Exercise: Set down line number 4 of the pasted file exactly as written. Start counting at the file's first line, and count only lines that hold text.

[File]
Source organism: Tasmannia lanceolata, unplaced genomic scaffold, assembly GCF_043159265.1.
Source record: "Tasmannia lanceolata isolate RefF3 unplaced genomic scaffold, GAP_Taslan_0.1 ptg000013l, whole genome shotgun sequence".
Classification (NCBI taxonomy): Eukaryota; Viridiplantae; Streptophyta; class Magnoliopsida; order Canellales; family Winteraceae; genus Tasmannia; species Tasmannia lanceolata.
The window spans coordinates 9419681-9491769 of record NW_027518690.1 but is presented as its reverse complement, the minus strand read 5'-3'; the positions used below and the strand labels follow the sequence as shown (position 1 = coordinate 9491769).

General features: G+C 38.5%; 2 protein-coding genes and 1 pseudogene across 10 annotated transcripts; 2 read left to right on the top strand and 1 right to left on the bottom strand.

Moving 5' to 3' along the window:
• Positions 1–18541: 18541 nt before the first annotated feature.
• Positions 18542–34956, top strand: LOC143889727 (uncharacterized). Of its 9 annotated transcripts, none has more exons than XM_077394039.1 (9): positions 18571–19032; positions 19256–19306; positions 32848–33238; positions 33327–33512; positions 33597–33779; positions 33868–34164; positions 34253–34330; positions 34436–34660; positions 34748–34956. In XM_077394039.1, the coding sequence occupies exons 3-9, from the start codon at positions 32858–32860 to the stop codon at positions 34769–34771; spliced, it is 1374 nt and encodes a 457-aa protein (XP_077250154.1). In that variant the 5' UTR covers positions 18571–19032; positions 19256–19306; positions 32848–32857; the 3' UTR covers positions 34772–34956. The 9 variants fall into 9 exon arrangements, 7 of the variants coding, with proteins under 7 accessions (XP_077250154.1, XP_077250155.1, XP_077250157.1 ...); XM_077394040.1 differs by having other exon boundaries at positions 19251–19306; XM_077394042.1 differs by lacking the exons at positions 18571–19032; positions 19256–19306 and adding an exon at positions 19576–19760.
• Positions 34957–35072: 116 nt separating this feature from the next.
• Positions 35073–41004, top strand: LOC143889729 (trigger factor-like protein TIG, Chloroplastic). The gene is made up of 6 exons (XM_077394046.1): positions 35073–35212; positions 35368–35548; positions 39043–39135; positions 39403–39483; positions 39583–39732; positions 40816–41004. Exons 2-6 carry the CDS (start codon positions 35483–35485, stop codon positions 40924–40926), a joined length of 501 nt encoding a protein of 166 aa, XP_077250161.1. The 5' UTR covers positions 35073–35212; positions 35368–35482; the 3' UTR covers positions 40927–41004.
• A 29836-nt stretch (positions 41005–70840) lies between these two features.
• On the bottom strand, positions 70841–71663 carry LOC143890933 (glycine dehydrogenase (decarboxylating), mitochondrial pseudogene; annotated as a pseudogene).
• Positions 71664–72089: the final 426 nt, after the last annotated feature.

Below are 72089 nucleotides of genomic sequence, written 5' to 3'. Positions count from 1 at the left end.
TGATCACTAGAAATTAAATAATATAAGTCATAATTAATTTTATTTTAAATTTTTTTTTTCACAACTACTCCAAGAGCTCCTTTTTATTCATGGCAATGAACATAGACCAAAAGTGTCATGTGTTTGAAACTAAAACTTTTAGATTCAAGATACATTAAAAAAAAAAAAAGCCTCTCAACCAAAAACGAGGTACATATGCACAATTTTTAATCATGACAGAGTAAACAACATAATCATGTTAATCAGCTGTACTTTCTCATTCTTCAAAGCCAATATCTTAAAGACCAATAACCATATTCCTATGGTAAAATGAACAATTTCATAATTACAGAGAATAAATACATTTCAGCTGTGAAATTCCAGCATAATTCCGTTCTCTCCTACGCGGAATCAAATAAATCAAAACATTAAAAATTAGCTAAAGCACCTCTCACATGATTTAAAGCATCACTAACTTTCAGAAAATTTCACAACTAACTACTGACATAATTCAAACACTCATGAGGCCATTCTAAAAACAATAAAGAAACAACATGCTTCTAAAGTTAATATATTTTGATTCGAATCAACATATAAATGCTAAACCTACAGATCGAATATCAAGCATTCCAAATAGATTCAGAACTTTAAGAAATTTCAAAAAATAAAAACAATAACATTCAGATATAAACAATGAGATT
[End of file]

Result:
The window spans coordinates 9419681-9491769 of record NW_027518690.1 but is presented as its reverse complement, the minus strand read 5'-3'; the positions used below and the strand labels follow the sequence as shown (position 1 = coordinate 9491769).